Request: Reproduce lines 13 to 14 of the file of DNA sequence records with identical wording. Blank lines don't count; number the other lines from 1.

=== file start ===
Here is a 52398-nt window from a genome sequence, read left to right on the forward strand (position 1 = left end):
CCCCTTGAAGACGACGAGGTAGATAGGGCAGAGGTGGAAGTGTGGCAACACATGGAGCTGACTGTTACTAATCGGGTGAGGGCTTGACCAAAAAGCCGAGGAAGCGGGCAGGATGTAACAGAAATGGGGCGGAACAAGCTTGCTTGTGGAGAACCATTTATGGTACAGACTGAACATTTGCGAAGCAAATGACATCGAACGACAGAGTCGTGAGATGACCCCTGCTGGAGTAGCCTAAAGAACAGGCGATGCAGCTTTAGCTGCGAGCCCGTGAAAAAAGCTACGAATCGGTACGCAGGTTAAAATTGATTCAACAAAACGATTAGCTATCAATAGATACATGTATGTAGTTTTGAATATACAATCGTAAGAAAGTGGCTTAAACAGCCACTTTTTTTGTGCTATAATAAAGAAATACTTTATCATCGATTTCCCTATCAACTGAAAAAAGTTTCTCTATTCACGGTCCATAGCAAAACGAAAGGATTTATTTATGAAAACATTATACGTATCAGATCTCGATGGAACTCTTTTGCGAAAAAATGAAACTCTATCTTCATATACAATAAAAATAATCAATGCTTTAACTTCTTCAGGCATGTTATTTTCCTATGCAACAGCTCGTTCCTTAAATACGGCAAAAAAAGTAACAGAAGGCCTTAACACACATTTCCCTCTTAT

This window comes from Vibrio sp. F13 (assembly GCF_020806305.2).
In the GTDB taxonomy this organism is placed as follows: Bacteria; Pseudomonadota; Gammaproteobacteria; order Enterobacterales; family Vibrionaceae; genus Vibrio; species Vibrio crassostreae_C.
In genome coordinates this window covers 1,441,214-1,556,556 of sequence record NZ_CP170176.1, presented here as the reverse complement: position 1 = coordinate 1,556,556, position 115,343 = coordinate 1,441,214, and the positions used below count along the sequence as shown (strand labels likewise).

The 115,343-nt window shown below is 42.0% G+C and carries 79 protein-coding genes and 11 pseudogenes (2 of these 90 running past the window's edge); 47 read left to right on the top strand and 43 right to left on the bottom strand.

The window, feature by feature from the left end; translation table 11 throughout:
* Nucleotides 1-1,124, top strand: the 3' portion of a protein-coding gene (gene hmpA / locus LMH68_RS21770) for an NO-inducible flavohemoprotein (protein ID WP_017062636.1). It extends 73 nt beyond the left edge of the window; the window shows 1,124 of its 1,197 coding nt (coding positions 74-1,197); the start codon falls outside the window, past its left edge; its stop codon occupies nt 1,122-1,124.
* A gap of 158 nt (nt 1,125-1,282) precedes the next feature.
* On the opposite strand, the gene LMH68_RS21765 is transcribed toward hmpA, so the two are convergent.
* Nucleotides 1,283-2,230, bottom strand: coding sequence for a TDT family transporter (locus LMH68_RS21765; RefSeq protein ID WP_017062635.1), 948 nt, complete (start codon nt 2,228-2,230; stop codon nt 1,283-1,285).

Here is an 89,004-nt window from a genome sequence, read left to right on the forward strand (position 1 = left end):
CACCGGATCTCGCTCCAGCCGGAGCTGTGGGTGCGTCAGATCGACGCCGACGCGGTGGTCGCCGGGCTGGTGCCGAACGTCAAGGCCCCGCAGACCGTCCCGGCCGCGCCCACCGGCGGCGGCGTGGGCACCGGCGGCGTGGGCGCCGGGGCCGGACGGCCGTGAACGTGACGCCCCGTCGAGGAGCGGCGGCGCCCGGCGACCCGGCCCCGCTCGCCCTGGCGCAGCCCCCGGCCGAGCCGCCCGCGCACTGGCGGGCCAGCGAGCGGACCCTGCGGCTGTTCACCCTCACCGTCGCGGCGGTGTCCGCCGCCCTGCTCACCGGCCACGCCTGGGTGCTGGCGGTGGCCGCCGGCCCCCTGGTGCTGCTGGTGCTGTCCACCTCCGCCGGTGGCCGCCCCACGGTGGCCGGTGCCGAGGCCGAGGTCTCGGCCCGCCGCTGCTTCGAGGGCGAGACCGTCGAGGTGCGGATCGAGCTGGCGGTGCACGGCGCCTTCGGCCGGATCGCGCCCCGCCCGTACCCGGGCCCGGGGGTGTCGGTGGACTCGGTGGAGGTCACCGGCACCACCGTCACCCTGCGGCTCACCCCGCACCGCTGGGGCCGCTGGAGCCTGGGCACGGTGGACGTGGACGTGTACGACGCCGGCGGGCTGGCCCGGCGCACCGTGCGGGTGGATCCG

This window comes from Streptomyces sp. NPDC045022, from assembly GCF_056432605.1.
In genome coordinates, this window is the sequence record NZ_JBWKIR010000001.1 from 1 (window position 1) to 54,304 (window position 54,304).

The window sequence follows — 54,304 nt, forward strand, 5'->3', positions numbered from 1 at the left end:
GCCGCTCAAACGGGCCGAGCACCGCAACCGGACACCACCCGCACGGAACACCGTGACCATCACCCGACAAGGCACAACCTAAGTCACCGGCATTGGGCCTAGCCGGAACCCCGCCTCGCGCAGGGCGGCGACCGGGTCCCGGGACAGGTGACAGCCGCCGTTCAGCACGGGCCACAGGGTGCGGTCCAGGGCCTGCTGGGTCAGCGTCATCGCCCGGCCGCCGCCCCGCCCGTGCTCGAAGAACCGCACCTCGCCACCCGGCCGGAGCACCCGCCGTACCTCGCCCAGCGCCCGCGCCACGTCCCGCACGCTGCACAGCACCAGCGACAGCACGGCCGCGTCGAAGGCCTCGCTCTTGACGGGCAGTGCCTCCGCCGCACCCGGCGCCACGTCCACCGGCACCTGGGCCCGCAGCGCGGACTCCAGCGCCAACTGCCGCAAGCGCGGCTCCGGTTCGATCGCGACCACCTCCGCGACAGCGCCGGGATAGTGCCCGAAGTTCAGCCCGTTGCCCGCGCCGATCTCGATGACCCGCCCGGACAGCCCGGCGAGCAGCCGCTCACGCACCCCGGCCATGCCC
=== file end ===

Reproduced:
CACCGGATCTCGCTCCAGCCGGAGCTGTGGGTGCGTCAGATCGACGCCGACGCGGTGGTCGCCGGGCTGGTGCCGAACGTCAAGGCCCCGCAGACCGTCCCGGCCGCGCCCACCGGCGGCGGCGTGGGCACCGGCGGCGTGGGCGCCGGGGCCGGACGGCCGTGAACGTGACGCCCCGTCGAGGAGCGGCGGCGCCCGGCGACCCGGCCCCGCTCGCCCTGGCGCAGCCCCCGGCCGAGCCGCCCGCGCACTGGCGGGCCAGCGAGCGGACCCTGCGGCTGTTCACCCTCACCGTCGCGGCGGTGTCCGCCGCCCTGCTCACCGGCCACGCCTGGGTGCTGGCGGTGGCCGCCGGCCCCCTGGTGCTGCTGGTGCTGTCCACCTCCGCCGGTGGCCGCCCCACGGTGGCCGGTGCCGAGGCCGAGGTCTCGGCCCGCCGCTGCTTCGAGGGCGAGACCGTCGAGGTGCGGATCGAGCTGGCGGTGCACGGCGCCTTCGGCCGGATCGCGCCCCGCCCGTACCCGGGCCCGGGGGTGTCGGTGGACTCGGTGGAGGTCACCGGCACCACCGTCACCCTGCGGCTCACCCCGCACCGCTGGGGCCGCTGGAGCCTGGGCACGGTGGACGTGGACGTGTACGACGCCGGCGGGCTGGCCCGGCGCACCGTGCGGGTGGATCCG

This window comes from Streptomyces sp. NPDC045022, from assembly GCF_056432605.1.